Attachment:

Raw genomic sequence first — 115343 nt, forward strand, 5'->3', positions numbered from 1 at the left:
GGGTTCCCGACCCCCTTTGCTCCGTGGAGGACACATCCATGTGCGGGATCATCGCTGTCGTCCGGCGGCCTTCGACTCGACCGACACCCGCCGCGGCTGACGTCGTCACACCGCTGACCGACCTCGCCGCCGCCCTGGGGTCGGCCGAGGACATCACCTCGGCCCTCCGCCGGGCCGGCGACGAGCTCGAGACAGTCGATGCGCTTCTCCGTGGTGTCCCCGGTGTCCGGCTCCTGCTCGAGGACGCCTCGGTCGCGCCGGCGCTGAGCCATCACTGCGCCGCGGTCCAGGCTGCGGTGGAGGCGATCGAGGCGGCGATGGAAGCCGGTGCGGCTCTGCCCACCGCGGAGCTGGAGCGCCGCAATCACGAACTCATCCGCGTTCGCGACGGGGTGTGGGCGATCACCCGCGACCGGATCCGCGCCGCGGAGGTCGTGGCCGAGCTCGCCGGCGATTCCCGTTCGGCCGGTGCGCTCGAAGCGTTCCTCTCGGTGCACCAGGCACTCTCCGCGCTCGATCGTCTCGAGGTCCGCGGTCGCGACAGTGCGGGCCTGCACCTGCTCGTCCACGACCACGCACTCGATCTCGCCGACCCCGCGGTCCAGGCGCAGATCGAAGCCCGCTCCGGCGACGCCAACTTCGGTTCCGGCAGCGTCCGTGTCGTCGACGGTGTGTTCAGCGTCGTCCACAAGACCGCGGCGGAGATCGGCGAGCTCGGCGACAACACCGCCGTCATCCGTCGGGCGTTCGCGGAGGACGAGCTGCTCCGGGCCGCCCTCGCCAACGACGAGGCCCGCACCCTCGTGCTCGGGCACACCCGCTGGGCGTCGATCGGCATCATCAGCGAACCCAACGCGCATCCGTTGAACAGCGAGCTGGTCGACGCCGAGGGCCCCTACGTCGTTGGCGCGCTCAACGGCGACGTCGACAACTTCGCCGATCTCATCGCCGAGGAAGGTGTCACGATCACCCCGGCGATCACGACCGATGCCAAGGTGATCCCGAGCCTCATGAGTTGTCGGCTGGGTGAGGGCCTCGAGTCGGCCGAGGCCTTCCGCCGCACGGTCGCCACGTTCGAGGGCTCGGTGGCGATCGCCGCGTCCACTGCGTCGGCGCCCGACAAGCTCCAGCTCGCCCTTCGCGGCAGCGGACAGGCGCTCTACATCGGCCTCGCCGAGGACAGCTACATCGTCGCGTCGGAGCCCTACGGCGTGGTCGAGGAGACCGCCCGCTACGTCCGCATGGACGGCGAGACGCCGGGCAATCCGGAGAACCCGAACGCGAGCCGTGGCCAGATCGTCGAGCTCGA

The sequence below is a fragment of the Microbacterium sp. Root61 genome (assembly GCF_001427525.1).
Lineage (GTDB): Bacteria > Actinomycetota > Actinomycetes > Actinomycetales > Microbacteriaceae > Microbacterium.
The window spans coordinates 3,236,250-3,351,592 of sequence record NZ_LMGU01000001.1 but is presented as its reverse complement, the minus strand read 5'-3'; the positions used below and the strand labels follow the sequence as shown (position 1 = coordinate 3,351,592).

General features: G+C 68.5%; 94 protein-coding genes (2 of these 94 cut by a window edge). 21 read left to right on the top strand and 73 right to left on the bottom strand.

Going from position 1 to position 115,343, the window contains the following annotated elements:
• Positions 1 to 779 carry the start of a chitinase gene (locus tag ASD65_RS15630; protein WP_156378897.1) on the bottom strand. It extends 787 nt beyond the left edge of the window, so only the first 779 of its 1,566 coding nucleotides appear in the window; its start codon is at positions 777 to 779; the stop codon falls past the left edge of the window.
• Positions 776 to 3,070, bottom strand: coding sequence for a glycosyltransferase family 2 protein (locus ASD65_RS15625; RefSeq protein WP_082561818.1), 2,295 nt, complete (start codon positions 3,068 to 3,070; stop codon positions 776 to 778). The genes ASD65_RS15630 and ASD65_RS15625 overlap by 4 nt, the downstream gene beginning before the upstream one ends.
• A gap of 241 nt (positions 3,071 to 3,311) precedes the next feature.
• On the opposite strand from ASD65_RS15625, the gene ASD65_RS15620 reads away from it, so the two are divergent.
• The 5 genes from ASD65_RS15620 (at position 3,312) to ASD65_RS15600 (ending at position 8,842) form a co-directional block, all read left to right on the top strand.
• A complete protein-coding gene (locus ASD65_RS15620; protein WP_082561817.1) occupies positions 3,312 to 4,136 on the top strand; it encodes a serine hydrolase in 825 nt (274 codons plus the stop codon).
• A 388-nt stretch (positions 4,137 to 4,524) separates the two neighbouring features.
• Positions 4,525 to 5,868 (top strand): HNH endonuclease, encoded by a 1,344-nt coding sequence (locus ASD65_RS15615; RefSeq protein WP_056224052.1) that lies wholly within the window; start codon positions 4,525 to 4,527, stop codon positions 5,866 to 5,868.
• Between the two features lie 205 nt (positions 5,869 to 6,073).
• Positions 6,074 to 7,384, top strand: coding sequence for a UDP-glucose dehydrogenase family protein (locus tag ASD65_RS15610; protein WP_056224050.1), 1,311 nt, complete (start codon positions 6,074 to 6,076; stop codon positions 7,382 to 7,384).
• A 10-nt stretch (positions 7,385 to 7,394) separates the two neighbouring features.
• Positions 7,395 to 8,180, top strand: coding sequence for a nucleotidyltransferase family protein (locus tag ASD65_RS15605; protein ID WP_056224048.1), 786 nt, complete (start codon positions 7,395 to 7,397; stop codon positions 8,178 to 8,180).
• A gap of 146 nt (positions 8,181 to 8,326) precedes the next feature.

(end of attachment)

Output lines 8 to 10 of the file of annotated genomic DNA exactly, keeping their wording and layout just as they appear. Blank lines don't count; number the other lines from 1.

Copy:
• Positions 1 to 779 carry the start of a chitinase gene (locus tag ASD65_RS15630; protein WP_156378897.1) on the bottom strand. It extends 787 nt beyond the left edge of the window, so only the first 779 of its 1,566 coding nucleotides appear in the window; its start codon is at positions 777 to 779; the stop codon falls past the left edge of the window.
• Positions 776 to 3,070, bottom strand: coding sequence for a glycosyltransferase family 2 protein (locus ASD65_RS15625; RefSeq protein WP_082561818.1), 2,295 nt, complete (start codon positions 3,068 to 3,070; stop codon positions 776 to 778). The genes ASD65_RS15630 and ASD65_RS15625 overlap by 4 nt, the downstream gene beginning before the upstream one ends.
• A gap of 241 nt (positions 3,071 to 3,311) precedes the next feature.